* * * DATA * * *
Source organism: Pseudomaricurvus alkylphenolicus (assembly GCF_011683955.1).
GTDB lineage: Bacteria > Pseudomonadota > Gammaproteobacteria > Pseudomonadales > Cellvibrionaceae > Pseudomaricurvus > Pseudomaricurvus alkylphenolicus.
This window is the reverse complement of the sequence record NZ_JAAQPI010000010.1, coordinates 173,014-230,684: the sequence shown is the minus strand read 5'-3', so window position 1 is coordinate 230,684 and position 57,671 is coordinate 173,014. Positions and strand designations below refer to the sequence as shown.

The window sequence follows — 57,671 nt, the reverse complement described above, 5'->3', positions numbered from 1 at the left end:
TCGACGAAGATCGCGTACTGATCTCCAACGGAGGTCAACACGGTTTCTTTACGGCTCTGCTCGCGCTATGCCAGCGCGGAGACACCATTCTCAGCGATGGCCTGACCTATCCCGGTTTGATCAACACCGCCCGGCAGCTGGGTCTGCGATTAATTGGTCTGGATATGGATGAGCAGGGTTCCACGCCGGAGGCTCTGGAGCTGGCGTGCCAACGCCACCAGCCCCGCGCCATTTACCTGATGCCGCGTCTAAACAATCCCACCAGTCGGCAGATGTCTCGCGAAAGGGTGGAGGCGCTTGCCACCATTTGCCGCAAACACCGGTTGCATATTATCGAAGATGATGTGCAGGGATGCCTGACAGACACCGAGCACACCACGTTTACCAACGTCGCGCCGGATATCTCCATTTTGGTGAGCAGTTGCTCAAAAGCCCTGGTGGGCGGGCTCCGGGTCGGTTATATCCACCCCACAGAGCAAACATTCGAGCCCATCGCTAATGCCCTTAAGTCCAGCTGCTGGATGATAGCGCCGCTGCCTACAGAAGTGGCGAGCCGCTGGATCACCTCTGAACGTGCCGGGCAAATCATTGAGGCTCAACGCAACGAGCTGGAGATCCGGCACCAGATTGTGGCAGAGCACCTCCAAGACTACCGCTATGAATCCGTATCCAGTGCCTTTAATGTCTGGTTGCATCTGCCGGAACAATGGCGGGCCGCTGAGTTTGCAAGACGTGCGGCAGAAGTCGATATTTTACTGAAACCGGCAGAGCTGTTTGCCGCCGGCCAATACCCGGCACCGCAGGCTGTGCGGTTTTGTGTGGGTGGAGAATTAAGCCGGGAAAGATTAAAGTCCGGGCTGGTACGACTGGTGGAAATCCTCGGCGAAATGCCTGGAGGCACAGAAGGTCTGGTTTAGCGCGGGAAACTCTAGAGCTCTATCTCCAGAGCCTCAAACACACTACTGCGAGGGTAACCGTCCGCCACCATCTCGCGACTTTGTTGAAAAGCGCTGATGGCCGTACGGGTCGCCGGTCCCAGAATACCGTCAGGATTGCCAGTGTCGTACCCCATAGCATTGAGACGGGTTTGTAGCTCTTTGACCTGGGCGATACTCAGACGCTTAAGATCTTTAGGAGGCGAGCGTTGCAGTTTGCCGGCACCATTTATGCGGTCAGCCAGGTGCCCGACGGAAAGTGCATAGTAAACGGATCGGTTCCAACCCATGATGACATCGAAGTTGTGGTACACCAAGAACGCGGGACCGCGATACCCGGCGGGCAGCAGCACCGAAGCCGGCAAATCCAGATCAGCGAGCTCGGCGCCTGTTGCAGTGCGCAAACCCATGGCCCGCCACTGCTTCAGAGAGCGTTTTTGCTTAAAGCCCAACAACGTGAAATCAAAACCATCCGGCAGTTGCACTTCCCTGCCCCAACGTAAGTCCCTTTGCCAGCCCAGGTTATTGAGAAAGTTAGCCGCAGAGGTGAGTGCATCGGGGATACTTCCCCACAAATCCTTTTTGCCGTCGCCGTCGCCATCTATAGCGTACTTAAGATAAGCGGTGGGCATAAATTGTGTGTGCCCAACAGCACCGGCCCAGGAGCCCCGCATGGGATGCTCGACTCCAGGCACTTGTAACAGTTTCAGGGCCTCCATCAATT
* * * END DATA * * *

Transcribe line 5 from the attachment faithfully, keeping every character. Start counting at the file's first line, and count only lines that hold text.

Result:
TCGACGAAGATCGCGTACTGATCTCCAACGGAGGTCAACACGGTTTCTTTACGGCTCTGCTCGCGCTATGCCAGCGCGGAGACACCATTCTCAGCGATGGCCTGACCTATCCCGGTTTGATCAACACCGCCCGGCAGCTGGGTCTGCGATTAATTGGTCTGGATATGGATGAGCAGGGTTCCACGCCGGAGGCTCTGGAGCTGGCGTGCCAACGCCACCAGCCCCGCGCCATTTACCTGATGCCGCGTCTAAACAATCCCACCAGTCGGCAGATGTCTCGCGAAAGGGTGGAGGCGCTTGCCACCATTTGCCGCAAACACCGGTTGCATATTATCGAAGATGATGTGCAGGGATGCCTGACAGACACCGAGCACACCACGTTTACCAACGTCGCGCCGGATATCTCCATTTTGGTGAGCAGTTGCTCAAAAGCCCTGGTGGGCGGGCTCCGGGTCGGTTATATCCACCCCACAGAGCAAACATTCGAGCCCATCGCTAATGCCCTTAAGTCCAGCTGCTGGATGATAGCGCCGCTGCCTACAGAAGTGGCGAGCCGCTGGATCACCTCTGAACGTGCCGGGCAAATCATTGAGGCTCAACGCAACGAGCTGGAGATCCGGCACCAGATTGTGGCAGAGCACCTCCAAGACTACCGCTATGAATCCGTATCCAGTGCCTTTAATGTCTGGTTGCATCTGCCGGAACAATGGCGGGCCGCTGAGTTTGCAAGACGTGCGGCAGAAGTCGATATTTTACTGAAACCGGCAGAGCTGTTTGCCGCCGGCCAATACCCGGCACCGCAGGCTGTGCGGTTTTGTGTGGGTGGAGAATTAAGCCGGGAAAGATTAAAGTCCGGGCTGGTACGACTGGTGGAAATCCTCGGCGAAATGCCTGGAGGCACAGAAGGTCTGGTTTAGCGCGGGAAACTCTAGAGCTCTATCTCCAGAGCCTCAAACACACTACTGCGAGGGTAACCGTCCGCCACCATCTCGCGACTTTGTTGAAAAGCGCTGATGGCCGTACGGGTCGCCGGTCCCAGAATACCGTCAGGATTGCCAGTGTCGTACCCCATAGCATTGAGACGGGTTTGTAGCTCTTTGACCTGGGCGATACTCAGACGCTTAAGATCTTTAGGAGGCGAGCGTTGCAGTTTGCCGGCACCATTTATGCGGTCAGCCAGGTGCCCGACGGAAAGTGCATAGTAAACGGATCGGTTCCAACCCATGATGACATCGAAGTTGTGGTACACCAAGAACGCGGGACCGCGATACCCGGCGGGCAGCAGCACCGAAGCCGGCAAATCCAGATCAGCGAGCTCGGCGCCTGTTGCAGTGCGCAAACCCATGGCCCGCCACTGCTTCAGAGAGCGTTTTTGCTTAAAGCCCAACAACGTGAAATCAAAACCATCCGGCAGTTGCACTTCCCTGCCCCAACGTAAGTCCCTTTGCCAGCCCAGGTTATTGAGAAAGTTAGCCGCAGAGGTGAGTGCATCGGGGATACTTCCCCACAAATCCTTTTTGCCGTCGCCGTCGCCATCTATAGCGTACTTAAGATAAGCGGTGGGCATAAATTGTGTGTGCCCAACAGCACCGGCCCAGGAGCCCCGCATGGGATGCTCGACTCCAGGCACTTGTAACAGTTTCAGGGCCTCCATCAATT